Celebrating 10 Years of Record Store Day

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At the turn of the century, the music industry became too bloated to carry its own weight and quickly collapsed because it failed to see the future—a future where the consumer could get their music for free. Almost overnight, companies crumbled and corporate music stores evaporated. CD collections were removed from living rooms, stuffed in boxes and banished to the attic or auctioned off on the cheap at weekend yard sales. The physical connection to music was bleeding out.

Come out and support Record Store Day on April 22, and visit recordstoreday.com for more info. Photo: Niles Weiss
Come out and support Record Store Day on April 22, and visit recordstoreday.com for more info. Photo: Niles Weiss

The press had written the obituary: The record store was dead—attached to history like a speakeasy to be both remembered and forgotten at the same time. All was bleak, but all was not lost, reminded Carrie Colliton, Co-founder of Record Store Day. “We knew there were still record stores, and they were independently owned,” she says. “That was one of the reasons [independent record stores] were able to survive, is because when you are independent, you can be flexible, creative and nimble.” Record stores started selling skateboards, toys, comic books, T-shirts—whatever it took to keep the lights on. The goal was to keep inventory at a minimum, heads barely above the water line and the business one step ahead of turning into a Papa John’s franchise.

To understand where we are now, we must simply look to the past, before the bloat. CDs dominated the music-buying market. They arrived in record stores like a hostile takeover, pushing vinyl against the wall and eventually replacing them altogether. Now, the opposite is happening: Vinyl has found a revival, and with that revival, vinyl saved the independent record store. “The big story is vinyl,” she says. “That’s the format most associated with record stores now—and we’re cool with that. We’re not the only ones that helped the revival, but we’ve been around for 10 years, and the vinyl revival is about 10 years old. I don’t think anyone could make a case that we were not helpful and [that we were not] partially responsible for bringing vinyl back into the consciousness of the country.” Vinyl revitalized the retail market by giving the consumer a reason and a passion to own music again and not just to collect songs on the same device that they use to order pizza or call their mom.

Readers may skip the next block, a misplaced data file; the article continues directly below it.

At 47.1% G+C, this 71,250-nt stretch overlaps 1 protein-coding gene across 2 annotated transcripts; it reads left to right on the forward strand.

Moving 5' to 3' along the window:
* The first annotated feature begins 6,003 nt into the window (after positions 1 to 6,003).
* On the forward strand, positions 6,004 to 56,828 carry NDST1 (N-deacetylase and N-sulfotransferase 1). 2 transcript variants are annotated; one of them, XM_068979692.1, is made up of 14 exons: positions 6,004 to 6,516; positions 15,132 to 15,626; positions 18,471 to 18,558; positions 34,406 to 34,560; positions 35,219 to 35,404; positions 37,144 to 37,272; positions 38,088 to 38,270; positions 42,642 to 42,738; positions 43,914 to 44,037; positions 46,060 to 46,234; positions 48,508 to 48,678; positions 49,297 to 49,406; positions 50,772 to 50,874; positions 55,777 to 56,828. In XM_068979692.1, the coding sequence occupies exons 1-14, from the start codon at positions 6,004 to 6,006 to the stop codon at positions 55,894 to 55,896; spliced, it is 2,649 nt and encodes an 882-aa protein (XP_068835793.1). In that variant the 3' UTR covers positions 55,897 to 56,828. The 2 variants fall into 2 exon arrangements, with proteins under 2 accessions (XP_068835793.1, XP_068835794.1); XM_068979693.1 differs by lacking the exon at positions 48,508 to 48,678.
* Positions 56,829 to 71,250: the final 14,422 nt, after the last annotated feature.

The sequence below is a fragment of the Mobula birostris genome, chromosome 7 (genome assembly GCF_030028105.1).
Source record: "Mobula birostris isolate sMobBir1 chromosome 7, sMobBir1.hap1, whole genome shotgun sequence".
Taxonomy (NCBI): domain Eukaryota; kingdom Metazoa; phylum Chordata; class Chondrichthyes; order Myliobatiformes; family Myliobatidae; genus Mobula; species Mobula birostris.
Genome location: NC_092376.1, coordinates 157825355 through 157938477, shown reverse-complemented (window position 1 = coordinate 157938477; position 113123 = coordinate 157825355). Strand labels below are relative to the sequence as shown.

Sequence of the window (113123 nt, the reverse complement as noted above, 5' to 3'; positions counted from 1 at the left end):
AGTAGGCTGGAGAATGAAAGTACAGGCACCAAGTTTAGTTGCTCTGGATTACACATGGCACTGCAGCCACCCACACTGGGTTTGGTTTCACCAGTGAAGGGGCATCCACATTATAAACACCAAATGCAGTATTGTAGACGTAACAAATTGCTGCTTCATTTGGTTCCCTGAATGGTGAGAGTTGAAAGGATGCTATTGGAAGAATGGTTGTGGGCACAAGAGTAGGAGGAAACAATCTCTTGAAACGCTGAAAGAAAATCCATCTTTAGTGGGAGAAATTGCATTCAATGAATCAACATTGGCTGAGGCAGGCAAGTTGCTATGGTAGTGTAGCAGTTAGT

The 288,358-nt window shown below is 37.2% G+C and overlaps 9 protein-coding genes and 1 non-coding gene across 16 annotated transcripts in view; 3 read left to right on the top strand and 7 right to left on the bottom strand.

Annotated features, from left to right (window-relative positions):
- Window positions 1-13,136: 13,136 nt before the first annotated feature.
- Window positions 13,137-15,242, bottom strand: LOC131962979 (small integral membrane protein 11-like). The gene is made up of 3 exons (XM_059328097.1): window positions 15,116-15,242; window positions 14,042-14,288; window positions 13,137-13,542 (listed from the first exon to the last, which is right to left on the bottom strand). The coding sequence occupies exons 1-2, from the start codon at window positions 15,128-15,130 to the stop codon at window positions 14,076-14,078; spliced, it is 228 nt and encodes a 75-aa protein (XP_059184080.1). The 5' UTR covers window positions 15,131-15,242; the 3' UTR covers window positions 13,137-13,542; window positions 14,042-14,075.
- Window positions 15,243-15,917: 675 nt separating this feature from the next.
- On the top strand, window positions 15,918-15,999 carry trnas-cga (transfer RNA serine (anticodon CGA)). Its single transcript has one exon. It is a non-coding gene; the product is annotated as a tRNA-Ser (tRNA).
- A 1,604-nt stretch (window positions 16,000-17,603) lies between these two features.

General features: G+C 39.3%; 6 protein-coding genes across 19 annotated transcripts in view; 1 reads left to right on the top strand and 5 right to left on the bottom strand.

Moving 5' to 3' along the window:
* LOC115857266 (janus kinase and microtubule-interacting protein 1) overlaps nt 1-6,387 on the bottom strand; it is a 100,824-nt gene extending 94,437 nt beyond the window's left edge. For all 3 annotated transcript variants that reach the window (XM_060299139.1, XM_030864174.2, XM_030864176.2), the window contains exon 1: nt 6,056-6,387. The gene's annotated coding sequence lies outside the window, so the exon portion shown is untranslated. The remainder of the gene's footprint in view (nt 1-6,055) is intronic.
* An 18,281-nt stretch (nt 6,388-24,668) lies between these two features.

It all started at an independent record store meeting in 2007 attended by owners, distributors and marketing strategists, including Colliton, who, at the time, ran a marketing coalition that worked to keep the record store relevant in a dying market. Colliton and others helped hatch an idea that would grow into Record Store Day. “We decided, ‘Let’s have a party—just try and get the press to notice that we’re there and we’re doing great, and we’re celebrating ourselves and our customers,’” says Colliton. “That is really all that day was intended to be: a big party to celebrate the people that run the stores, the people that shop in the stores and the people that make the music that they sell in the stores … Everything that we are doing goes back to our mission statement.” That mission has held over the last 10 years: “to shine a light, celebrate, promote, bring the attention of the world to the independent record stores and to drive traffic into them.”

For Record Store Day to work, they needed artists’ support, and in that first year, Colliton had no idea what that would look like. It turned out that artist support flooded in, and from just about every genre. “It is a tremendous way for an artist to be out front and say, ‘I love record stores,’ and to do it in a way that is unique to them,” says Colliton. In Year One, Metallica showed up to their favorite record store in the Bay Area and spent the better part of the day there in support. Recently, Amanda Palmer showed up to Newbury Comics in Boston and sat on the counter welcoming customers. Other times, artists showed up to judge barbecue contests, work the register, put out new releases or just provide testimonials. Josh HommeQuestloveChuck DIggy PopOzzy OsbourneDave Grohl and Jack White have become ambassadors. Look for St. Vincent to be a big part of RSD 2017, as well as many other upcoming surprises and reveals.

The future is bright. Vinyl is far more than a temporary product of nostalgia. It creates jobs—new record stores are popping up across the country, and distributing companies and pressing plants are opening up and hiring people. Jack White has recently opened up Third Man Pressing in Detroit and plans to be a leading edge in modern vinyl production. It’s here to stay—and for a reason. “People are human, and they really want a human, physical aspect to things,” Colliton says. “You get that with vinyl.”

Record Store Day is now a yearlong journey. “We work to help stores have promotions all year long,” Colliton says. “Our goal is to keep thinking of creative ways to bring records into stores.” Commenting on this years’ event, Colliton says, “One thing I think we’ve gotten pretty good at is the goal of making the list to kind of match the diversity of the stores. I’m pretty psyched about this year.” Come out and support Record Store Day on April 22, and visit recordstoreday.com for more info.